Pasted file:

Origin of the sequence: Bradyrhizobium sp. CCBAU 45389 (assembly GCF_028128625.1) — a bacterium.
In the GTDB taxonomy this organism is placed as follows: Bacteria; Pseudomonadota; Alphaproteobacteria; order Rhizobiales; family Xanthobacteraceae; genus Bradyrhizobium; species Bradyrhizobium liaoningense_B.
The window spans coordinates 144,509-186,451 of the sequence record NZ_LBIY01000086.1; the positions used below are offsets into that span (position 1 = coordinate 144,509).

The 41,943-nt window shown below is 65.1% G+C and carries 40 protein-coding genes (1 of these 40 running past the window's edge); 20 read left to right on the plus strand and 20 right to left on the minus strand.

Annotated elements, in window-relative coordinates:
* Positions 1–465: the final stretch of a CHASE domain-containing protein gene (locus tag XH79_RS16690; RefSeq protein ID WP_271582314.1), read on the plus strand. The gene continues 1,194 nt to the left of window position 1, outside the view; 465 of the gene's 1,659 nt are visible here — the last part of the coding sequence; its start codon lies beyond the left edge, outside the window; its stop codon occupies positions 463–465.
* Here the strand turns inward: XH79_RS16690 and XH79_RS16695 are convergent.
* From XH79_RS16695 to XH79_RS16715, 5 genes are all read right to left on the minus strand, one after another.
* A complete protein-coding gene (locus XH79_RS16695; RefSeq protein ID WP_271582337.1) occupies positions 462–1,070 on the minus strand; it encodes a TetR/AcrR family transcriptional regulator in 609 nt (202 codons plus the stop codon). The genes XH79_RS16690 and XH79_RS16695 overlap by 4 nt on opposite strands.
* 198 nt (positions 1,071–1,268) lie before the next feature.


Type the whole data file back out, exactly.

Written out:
Origin of the sequence: Bradyrhizobium sp. CCBAU 45389 (assembly GCF_028128625.1) — a bacterium.
In the GTDB taxonomy this organism is placed as follows: Bacteria; Pseudomonadota; Alphaproteobacteria; order Rhizobiales; family Xanthobacteraceae; genus Bradyrhizobium; species Bradyrhizobium liaoningense_B.
The window spans coordinates 144,509-186,451 of the sequence record NZ_LBIY01000086.1; the positions used below are offsets into that span (position 1 = coordinate 144,509).

The 41,943-nt window shown below is 65.1% G+C and carries 40 protein-coding genes (1 of these 40 running past the window's edge); 20 read left to right on the plus strand and 20 right to left on the minus strand.

Annotated elements, in window-relative coordinates:
* Positions 1–465: the final stretch of a CHASE domain-containing protein gene (locus tag XH79_RS16690; RefSeq protein ID WP_271582314.1), read on the plus strand. The gene continues 1,194 nt to the left of window position 1, outside the view; 465 of the gene's 1,659 nt are visible here — the last part of the coding sequence; its start codon lies beyond the left edge, outside the window; its stop codon occupies positions 463–465.
* Here the strand turns inward: XH79_RS16690 and XH79_RS16695 are convergent.
* From XH79_RS16695 to XH79_RS16715, 5 genes are all read right to left on the minus strand, one after another.
* A complete protein-coding gene (locus XH79_RS16695; RefSeq protein ID WP_271582337.1) occupies positions 462–1,070 on the minus strand; it encodes a TetR/AcrR family transcriptional regulator in 609 nt (202 codons plus the stop codon). The genes XH79_RS16690 and XH79_RS16695 overlap by 4 nt on opposite strands.
* 198 nt (positions 1,071–1,268) lie before the next feature.